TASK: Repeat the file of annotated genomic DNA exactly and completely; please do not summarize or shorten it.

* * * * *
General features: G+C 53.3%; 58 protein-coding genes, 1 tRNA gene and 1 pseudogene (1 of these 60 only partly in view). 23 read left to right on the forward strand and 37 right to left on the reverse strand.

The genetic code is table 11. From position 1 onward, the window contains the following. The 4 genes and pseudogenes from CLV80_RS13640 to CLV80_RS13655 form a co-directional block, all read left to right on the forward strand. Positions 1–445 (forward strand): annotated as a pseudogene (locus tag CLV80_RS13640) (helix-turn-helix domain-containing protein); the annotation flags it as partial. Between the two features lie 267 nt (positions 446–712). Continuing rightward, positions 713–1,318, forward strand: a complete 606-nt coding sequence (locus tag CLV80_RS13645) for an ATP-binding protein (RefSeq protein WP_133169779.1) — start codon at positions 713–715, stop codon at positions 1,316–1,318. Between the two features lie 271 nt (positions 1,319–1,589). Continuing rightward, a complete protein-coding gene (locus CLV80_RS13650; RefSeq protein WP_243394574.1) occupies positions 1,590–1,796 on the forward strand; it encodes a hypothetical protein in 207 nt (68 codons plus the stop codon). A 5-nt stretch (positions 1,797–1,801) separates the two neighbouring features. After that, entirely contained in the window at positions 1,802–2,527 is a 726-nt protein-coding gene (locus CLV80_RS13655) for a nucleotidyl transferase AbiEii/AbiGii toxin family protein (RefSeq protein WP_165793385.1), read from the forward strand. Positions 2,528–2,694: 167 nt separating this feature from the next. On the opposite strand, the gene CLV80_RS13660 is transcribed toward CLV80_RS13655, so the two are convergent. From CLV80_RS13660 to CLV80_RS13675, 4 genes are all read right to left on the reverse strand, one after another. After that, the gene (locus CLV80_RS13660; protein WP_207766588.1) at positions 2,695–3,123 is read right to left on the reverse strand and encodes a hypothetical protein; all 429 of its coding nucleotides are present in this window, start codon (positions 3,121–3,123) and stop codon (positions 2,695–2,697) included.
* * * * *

General features: G+C 53.3%; 58 protein-coding genes, 1 tRNA gene and 1 pseudogene (1 of these 60 only partly in view). 23 read left to right on the forward strand and 37 right to left on the reverse strand.

The genetic code is table 11. From position 1 onward, the window contains the following. The 4 genes and pseudogenes from CLV80_RS13640 to CLV80_RS13655 form a co-directional block, all read left to right on the forward strand. Positions 1–445 (forward strand): annotated as a pseudogene (locus tag CLV80_RS13640) (helix-turn-helix domain-containing protein); the annotation flags it as partial. Between the two features lie 267 nt (positions 446–712). Continuing rightward, positions 713–1,318, forward strand: a complete 606-nt coding sequence (locus tag CLV80_RS13645) for an ATP-binding protein (RefSeq protein WP_133169779.1) — start codon at positions 713–715, stop codon at positions 1,316–1,318. Between the two features lie 271 nt (positions 1,319–1,589). Continuing rightward, a complete protein-coding gene (locus CLV80_RS13650; RefSeq protein WP_243394574.1) occupies positions 1,590–1,796 on the forward strand; it encodes a hypothetical protein in 207 nt (68 codons plus the stop codon). A 5-nt stretch (positions 1,797–1,801) separates the two neighbouring features. After that, entirely contained in the window at positions 1,802–2,527 is a 726-nt protein-coding gene (locus CLV80_RS13655) for a nucleotidyl transferase AbiEii/AbiGii toxin family protein (RefSeq protein WP_165793385.1), read from the forward strand. Positions 2,528–2,694: 167 nt separating this feature from the next. On the opposite strand, the gene CLV80_RS13660 is transcribed toward CLV80_RS13655, so the two are convergent. From CLV80_RS13660 to CLV80_RS13675, 4 genes are all read right to left on the reverse strand, one after another. After that, the gene (locus CLV80_RS13660; protein WP_207766588.1) at positions 2,695–3,123 is read right to left on the reverse strand and encodes a hypothetical protein; all 429 of its coding nucleotides are present in this window, start codon (positions 3,121–3,123) and stop codon (positions 2,695–2,697) included.